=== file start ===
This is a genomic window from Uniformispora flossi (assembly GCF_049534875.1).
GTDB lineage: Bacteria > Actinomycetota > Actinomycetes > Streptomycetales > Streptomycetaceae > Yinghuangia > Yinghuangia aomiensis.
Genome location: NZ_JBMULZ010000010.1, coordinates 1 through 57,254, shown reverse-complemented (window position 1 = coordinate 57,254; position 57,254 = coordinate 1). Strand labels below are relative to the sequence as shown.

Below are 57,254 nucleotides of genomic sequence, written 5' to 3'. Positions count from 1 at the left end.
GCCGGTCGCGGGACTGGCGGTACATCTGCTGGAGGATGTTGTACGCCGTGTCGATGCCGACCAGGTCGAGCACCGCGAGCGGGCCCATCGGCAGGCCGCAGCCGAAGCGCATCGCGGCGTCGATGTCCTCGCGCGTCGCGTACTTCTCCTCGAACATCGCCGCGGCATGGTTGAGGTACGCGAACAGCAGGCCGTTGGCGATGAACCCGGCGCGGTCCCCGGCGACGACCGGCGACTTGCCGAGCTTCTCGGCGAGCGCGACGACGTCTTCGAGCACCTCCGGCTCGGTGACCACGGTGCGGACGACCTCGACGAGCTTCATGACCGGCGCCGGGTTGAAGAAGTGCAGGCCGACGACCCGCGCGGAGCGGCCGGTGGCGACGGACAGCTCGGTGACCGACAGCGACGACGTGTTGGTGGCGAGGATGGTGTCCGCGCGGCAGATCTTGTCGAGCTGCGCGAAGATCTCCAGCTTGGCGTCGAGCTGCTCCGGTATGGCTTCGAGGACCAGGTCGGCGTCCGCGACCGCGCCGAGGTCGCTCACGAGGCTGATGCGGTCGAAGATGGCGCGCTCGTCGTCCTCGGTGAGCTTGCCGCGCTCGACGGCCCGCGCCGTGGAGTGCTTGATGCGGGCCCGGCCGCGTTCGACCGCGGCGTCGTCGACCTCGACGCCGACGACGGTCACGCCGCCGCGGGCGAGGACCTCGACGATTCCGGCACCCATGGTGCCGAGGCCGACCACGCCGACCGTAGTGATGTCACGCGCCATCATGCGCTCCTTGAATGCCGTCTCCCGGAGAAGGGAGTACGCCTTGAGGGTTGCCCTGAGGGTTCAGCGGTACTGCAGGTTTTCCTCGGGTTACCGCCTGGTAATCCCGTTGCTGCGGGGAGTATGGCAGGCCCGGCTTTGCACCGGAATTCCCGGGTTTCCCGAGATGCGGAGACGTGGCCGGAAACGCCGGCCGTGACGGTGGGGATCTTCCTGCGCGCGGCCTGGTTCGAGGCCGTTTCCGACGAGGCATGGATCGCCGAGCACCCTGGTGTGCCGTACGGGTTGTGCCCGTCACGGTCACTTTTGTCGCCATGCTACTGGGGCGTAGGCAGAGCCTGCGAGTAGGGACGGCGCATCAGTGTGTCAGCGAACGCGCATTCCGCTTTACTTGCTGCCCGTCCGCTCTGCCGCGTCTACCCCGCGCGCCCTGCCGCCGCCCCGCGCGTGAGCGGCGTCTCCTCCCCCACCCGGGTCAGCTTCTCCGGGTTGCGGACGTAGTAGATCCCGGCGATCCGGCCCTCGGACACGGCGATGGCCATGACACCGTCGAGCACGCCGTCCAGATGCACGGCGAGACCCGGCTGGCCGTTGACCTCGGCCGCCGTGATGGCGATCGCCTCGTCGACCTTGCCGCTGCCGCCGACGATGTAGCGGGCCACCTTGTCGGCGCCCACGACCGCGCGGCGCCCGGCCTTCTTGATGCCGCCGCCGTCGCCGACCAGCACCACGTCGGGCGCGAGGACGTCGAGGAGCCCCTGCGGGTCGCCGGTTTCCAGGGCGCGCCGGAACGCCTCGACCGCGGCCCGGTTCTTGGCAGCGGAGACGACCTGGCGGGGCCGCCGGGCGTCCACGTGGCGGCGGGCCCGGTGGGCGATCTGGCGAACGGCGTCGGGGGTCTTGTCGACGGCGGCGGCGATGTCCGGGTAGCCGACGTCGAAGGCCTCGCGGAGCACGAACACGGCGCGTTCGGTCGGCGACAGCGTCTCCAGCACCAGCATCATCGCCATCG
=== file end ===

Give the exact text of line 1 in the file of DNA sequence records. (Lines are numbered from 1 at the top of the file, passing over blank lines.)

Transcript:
This is a genomic window from Uniformispora flossi (assembly GCF_049534875.1).